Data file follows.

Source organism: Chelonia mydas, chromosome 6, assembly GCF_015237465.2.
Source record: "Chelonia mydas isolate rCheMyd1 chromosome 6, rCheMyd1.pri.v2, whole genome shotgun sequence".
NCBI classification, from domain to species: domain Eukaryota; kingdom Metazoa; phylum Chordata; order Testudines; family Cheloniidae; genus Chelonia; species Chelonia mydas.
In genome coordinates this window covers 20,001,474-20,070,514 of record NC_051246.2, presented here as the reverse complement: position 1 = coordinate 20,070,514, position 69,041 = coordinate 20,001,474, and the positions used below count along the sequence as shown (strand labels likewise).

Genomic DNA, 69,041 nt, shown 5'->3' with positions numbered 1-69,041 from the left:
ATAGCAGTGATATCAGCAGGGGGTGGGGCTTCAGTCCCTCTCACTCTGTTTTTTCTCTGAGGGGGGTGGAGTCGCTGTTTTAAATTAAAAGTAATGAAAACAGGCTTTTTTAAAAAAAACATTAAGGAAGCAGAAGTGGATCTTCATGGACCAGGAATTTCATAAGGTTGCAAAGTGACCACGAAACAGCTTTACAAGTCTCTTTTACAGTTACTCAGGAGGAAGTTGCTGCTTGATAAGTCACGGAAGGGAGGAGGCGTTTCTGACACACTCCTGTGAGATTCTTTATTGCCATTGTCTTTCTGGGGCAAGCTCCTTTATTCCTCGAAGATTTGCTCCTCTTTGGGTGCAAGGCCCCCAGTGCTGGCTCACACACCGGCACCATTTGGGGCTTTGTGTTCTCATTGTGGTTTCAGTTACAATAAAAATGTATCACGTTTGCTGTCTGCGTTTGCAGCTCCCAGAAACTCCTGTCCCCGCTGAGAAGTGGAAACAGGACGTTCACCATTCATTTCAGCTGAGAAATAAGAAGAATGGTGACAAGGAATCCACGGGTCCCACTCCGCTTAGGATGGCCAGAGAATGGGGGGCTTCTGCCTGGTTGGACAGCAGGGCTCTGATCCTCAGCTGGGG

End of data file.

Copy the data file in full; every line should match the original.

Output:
Source organism: Chelonia mydas, chromosome 6, assembly GCF_015237465.2.
Source record: "Chelonia mydas isolate rCheMyd1 chromosome 6, rCheMyd1.pri.v2, whole genome shotgun sequence".
NCBI classification, from domain to species: domain Eukaryota; kingdom Metazoa; phylum Chordata; order Testudines; family Cheloniidae; genus Chelonia; species Chelonia mydas.
In genome coordinates this window covers 20,001,474-20,070,514 of record NC_051246.2, presented here as the reverse complement: position 1 = coordinate 20,070,514, position 69,041 = coordinate 20,001,474, and the positions used below count along the sequence as shown (strand labels likewise).

Genomic DNA, 69,041 nt, shown 5'->3' with positions numbered 1-69,041 from the left:
ATAGCAGTGATATCAGCAGGGGGTGGGGCTTCAGTCCCTCTCACTCTGTTTTTTCTCTGAGGGGGGTGGAGTCGCTGTTTTAAATTAAAAGTAATGAAAACAGGCTTTTTTAAAAAAAACATTAAGGAAGCAGAAGTGGATCTTCATGGACCAGGAATTTCATAAGGTTGCAAAGTGACCACGAAACAGCTTTACAAGTCTCTTTTACAGTTACTCAGGAGGAAGTTGCTGCTTGATAAGTCACGGAAGGGAGGAGGCGTTTCTGACACACTCCTGTGAGATTCTTTATTGCCATTGTCTTTCTGGGGCAAGCTCCTTTATTCCTCGAAGATTTGCTCCTCTTTGGGTGCAAGGCCCCCAGTGCTGGCTCACACACCGGCACCATTTGGGGCTTTGTGTTCTCATTGTGGTTTCAGTTACAATAAAAATGTATCACGTTTGCTGTCTGCGTTTGCAGCTCCCAGAAACTCCTGTCCCCGCTGAGAAGTGGAAACAGGACGTTCACCATTCATTTCAGCTGAGAAATAAGAAGAATGGTGACAAGGAATCCACGGGTCCCACTCCGCTTAGGATGGCCAGAGAATGGGGGGCTTCTGCCTGGTTGGACAGCAGGGCTCTGATCCTCAGCTGGGG